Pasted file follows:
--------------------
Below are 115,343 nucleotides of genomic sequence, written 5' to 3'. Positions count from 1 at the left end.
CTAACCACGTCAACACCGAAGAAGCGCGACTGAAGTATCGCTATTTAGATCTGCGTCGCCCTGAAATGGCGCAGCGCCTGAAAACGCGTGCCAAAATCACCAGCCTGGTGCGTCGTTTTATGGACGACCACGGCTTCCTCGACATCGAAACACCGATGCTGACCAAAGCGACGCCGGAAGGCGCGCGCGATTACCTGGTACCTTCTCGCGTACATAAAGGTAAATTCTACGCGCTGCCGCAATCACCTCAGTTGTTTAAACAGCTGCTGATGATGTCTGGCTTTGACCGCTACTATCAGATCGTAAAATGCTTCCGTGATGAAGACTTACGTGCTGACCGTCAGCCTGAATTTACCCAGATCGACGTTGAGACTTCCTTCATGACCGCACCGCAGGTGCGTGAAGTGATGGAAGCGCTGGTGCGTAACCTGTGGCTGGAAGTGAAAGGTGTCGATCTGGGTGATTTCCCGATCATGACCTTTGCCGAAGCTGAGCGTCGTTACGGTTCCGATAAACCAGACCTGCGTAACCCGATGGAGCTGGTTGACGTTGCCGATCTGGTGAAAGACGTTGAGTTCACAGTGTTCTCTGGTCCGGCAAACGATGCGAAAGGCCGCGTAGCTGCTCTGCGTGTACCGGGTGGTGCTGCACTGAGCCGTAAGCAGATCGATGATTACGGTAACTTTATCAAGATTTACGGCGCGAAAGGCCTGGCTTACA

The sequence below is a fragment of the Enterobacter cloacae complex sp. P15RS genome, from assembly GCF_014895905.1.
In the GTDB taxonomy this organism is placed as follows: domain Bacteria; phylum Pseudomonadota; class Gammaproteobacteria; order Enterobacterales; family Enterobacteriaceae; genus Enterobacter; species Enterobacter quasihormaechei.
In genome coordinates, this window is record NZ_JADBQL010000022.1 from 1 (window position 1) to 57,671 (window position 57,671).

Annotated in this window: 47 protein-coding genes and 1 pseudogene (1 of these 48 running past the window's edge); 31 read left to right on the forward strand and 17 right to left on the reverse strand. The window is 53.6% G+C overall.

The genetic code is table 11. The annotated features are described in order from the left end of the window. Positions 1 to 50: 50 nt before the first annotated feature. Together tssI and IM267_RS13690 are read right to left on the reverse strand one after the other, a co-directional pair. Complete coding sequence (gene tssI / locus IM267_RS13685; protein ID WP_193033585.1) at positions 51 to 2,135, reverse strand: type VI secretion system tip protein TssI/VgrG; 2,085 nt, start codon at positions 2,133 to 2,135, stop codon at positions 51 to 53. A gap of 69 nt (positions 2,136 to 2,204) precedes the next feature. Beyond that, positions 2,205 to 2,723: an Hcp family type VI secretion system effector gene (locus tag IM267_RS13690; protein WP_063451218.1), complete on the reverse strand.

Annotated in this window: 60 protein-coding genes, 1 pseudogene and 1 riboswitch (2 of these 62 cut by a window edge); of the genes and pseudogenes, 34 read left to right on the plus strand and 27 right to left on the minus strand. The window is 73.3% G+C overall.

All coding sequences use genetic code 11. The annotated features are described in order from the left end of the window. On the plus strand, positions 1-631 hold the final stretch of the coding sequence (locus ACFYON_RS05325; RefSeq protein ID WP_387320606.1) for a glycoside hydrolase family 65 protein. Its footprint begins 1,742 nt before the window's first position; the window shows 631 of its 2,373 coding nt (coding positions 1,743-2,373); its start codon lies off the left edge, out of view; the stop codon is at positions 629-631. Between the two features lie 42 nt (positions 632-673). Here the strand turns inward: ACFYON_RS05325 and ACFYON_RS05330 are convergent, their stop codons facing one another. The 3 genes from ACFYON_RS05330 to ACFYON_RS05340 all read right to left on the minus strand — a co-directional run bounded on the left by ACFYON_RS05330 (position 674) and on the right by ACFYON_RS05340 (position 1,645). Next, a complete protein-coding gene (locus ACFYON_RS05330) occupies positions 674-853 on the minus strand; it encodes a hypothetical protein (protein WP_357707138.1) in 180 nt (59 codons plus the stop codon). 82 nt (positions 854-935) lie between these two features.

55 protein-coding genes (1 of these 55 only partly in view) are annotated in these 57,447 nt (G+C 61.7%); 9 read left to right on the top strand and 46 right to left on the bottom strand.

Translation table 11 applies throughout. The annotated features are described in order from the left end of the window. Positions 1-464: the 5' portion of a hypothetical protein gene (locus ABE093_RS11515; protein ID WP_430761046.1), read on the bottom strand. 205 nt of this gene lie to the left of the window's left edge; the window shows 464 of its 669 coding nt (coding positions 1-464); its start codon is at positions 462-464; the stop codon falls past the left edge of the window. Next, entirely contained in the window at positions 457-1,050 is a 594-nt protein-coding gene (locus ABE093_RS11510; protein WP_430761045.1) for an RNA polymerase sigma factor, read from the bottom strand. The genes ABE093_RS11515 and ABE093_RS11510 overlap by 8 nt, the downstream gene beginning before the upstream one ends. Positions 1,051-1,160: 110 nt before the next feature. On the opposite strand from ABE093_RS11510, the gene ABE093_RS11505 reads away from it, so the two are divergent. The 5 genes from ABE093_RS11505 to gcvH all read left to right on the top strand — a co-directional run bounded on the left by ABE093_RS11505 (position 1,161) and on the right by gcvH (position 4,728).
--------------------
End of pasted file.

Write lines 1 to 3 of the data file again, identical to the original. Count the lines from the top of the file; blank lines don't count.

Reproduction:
Below are 115,343 nucleotides of genomic sequence, written 5' to 3'. Positions count from 1 at the left end.
CTAACCACGTCAACACCGAAGAAGCGCGACTGAAGTATCGCTATTTAGATCTGCGTCGCCCTGAAATGGCGCAGCGCCTGAAAACGCGTGCCAAAATCACCAGCCTGGTGCGTCGTTTTATGGACGACCACGGCTTCCTCGACATCGAAACACCGATGCTGACCAAAGCGACGCCGGAAGGCGCGCGCGATTACCTGGTACCTTCTCGCGTACATAAAGGTAAATTCTACGCGCTGCCGCAATCACCTCAGTTGTTTAAACAGCTGCTGATGATGTCTGGCTTTGACCGCTACTATCAGATCGTAAAATGCTTCCGTGATGAAGACTTACGTGCTGACCGTCAGCCTGAATTTACCCAGATCGACGTTGAGACTTCCTTCATGACCGCACCGCAGGTGCGTGAAGTGATGGAAGCGCTGGTGCGTAACCTGTGGCTGGAAGTGAAAGGTGTCGATCTGGGTGATTTCCCGATCATGACCTTTGCCGAAGCTGAGCGTCGTTACGGTTCCGATAAACCAGACCTGCGTAACCCGATGGAGCTGGTTGACGTTGCCGATCTGGTGAAAGACGTTGAGTTCACAGTGTTCTCTGGTCCGGCAAACGATGCGAAAGGCCGCGTAGCTGCTCTGCGTGTACCGGGTGGTGCTGCACTGAGCCGTAAGCAGATCGATGATTACGGTAACTTTATCAAGATTTACGGCGCGAAAGGCCTGGCTTACA

The sequence below is a fragment of the Enterobacter cloacae complex sp. P15RS genome, from assembly GCF_014895905.1.